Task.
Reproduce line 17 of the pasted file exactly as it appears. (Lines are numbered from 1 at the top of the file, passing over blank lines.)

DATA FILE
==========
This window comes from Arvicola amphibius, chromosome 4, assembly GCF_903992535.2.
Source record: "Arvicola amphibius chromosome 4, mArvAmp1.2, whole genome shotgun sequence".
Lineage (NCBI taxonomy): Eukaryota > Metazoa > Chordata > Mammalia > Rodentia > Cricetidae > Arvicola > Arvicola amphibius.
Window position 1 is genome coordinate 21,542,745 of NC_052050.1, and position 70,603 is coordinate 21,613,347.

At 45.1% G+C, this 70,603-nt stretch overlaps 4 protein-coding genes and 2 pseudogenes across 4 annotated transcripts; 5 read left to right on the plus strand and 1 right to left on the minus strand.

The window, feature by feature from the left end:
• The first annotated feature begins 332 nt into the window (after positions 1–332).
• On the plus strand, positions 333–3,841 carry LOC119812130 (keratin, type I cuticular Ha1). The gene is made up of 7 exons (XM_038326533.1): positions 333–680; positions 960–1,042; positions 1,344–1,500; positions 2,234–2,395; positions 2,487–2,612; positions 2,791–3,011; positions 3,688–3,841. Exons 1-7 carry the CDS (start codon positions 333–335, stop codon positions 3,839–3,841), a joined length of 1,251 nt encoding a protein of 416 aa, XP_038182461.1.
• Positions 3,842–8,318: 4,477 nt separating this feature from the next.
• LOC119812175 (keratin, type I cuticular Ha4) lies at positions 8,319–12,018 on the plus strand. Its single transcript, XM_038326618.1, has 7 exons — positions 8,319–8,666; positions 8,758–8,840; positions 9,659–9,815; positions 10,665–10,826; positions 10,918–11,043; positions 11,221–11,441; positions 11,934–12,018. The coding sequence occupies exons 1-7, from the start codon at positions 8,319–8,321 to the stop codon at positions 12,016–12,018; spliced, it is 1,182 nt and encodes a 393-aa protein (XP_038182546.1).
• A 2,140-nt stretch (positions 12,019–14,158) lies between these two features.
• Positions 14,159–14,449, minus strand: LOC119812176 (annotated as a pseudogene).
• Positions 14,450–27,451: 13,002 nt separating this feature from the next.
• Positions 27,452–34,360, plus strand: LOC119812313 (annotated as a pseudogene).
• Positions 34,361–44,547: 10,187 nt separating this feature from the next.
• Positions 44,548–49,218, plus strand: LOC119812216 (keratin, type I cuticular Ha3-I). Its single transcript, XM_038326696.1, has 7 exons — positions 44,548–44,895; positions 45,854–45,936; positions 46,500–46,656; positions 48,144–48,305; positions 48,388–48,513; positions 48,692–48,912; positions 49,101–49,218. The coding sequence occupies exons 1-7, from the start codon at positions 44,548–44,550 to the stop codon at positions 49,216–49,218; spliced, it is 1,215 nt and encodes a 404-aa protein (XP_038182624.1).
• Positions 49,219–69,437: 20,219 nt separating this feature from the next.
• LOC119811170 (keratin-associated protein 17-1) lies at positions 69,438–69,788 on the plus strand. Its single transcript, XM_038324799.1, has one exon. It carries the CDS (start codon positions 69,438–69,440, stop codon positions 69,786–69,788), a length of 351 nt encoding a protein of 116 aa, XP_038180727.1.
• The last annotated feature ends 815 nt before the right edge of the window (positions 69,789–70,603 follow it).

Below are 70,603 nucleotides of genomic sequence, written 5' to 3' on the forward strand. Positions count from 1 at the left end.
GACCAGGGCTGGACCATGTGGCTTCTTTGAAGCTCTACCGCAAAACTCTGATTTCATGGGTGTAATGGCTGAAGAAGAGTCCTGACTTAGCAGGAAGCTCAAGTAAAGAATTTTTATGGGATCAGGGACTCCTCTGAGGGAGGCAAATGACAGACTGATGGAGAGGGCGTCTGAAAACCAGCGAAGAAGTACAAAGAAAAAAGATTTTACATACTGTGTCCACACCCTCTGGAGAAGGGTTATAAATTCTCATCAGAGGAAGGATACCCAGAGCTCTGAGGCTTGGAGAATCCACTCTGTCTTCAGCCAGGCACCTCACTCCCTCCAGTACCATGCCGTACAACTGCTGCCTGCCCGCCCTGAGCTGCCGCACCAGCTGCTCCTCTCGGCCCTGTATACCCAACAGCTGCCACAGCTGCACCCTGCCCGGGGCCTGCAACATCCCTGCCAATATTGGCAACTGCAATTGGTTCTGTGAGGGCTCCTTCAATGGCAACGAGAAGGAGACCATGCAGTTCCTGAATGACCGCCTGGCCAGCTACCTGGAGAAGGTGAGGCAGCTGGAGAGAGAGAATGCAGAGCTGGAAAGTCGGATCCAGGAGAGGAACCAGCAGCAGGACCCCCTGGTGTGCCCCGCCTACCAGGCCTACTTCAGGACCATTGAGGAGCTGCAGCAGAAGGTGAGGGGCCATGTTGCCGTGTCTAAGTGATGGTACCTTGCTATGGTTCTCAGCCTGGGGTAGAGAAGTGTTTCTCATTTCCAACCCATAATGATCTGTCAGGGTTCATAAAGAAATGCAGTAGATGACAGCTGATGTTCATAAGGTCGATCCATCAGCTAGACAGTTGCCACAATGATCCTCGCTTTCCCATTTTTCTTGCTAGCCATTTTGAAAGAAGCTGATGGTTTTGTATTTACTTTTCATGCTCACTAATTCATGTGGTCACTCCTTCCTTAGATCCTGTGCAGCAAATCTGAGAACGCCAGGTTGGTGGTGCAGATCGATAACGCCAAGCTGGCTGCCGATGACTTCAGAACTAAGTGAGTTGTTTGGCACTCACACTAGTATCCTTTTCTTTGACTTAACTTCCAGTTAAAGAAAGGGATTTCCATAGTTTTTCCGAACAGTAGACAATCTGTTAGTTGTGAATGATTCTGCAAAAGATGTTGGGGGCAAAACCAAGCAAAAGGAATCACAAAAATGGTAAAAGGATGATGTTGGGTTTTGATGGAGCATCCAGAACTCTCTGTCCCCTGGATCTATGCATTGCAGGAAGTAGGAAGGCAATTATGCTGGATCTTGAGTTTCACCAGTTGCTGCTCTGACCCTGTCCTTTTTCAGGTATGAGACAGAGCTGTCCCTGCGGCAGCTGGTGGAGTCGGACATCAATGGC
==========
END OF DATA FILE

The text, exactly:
• Positions 49,219–69,437: 20,219 nt separating this feature from the next.